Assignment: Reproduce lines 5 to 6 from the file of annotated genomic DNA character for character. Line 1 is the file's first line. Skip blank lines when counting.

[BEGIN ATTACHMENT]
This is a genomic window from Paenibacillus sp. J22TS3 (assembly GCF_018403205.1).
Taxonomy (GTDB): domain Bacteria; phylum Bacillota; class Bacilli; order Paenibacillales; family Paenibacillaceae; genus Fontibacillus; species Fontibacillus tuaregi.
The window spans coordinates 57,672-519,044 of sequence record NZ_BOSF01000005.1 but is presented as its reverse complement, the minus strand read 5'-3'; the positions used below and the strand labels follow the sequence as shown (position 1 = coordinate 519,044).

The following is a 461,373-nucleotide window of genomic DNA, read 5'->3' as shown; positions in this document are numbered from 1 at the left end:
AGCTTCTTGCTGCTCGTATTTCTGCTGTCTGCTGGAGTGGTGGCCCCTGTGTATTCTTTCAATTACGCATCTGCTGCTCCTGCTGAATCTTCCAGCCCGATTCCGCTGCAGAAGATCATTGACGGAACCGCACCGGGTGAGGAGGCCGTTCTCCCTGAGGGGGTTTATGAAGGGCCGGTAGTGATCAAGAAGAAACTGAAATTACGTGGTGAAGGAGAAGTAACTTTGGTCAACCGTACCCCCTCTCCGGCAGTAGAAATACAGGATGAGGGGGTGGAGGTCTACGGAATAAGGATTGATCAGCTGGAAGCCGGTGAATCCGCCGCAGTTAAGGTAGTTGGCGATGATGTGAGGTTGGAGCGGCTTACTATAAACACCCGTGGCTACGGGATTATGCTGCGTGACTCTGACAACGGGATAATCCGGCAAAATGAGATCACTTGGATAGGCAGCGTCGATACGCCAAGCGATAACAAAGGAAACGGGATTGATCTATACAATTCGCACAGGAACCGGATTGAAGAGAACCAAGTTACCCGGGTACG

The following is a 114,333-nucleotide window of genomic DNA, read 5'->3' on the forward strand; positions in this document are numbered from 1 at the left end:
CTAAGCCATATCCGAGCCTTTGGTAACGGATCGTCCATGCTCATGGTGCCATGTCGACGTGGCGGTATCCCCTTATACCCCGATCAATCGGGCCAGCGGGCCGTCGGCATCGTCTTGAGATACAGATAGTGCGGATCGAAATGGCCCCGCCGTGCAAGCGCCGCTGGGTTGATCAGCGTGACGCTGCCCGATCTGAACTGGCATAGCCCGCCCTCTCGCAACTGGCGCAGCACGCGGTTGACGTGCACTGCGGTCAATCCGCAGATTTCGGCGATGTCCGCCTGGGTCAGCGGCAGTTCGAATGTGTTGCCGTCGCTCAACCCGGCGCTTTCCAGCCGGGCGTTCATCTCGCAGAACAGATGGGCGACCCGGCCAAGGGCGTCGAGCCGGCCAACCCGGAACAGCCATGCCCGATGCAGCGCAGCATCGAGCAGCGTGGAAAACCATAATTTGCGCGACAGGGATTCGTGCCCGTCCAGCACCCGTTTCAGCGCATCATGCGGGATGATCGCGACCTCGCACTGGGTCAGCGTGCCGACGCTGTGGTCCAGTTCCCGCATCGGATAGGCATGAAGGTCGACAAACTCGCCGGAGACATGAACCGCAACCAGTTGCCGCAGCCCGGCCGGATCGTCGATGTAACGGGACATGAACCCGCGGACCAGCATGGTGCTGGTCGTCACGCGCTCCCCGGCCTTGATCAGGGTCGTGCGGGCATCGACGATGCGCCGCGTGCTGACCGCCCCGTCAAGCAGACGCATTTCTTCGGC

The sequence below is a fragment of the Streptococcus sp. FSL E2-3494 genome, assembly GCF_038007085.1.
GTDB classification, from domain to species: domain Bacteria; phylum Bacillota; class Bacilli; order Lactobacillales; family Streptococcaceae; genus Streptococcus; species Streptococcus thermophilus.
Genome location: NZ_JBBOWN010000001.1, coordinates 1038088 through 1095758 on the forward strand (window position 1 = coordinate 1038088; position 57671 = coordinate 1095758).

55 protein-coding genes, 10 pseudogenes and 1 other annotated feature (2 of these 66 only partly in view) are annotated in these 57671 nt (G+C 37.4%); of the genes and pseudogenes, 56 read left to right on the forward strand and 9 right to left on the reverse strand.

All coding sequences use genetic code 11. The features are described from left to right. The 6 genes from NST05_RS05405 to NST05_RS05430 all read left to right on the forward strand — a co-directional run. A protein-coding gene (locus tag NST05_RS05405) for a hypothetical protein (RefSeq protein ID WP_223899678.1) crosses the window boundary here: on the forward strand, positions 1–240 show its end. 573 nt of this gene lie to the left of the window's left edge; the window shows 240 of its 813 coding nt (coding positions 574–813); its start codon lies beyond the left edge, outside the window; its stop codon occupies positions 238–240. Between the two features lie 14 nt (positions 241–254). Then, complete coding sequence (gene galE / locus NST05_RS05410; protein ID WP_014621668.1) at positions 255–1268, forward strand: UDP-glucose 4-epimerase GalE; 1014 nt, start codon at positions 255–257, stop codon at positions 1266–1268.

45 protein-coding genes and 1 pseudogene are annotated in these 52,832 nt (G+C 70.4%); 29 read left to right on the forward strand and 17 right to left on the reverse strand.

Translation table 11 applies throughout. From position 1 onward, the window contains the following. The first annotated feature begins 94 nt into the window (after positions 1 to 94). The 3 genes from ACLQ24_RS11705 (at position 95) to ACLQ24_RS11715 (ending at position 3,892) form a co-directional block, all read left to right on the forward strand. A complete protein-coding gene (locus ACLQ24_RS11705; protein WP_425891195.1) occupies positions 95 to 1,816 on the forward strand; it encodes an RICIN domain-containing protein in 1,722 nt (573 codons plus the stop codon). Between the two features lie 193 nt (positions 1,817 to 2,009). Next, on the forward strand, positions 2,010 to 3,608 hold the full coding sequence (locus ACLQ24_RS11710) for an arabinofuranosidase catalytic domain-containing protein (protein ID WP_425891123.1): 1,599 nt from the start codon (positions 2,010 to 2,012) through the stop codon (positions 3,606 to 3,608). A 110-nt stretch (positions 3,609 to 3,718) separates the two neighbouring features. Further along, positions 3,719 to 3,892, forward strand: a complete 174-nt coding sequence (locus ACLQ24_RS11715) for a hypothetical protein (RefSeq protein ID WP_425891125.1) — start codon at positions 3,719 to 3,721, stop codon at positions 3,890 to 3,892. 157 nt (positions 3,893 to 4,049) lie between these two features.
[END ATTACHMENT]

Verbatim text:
AGCTTCTTGCTGCTCGTATTTCTGCTGTCTGCTGGAGTGGTGGCCCCTGTGTATTCTTTCAATTACGCATCTGCTGCTCCTGCTGAATCTTCCAGCCCGATTCCGCTGCAGAAGATCATTGACGGAACCGCACCGGGTGAGGAGGCCGTTCTCCCTGAGGGGGTTTATGAAGGGCCGGTAGTGATCAAGAAGAAACTGAAATTACGTGGTGAAGGAGAAGTAACTTTGGTCAACCGTACCCCCTCTCCGGCAGTAGAAATACAGGATGAGGGGGTGGAGGTCTACGGAATAAGGATTGATCAGCTGGAAGCCGGTGAATCCGCCGCAGTTAAGGTAGTTGGCGATGATGTGAGGTTGGAGCGGCTTACTATAAACACCCGTGGCTACGGGATTATGCTGCGTGACTCTGACAACGGGATAATCCGGCAAAATGAGATCACTTGGATAGGCAGCGTCGATACGCCAAGCGATAACAAAGGAAACGGGATTGATCTATACAATTCGCACAGGAACCGGATTGAAGAGAACCAAGTTACCCGGGTACG

The following is a 114,333-nucleotide window of genomic DNA, read 5'->3' on the forward strand; positions in this document are numbered from 1 at the left end: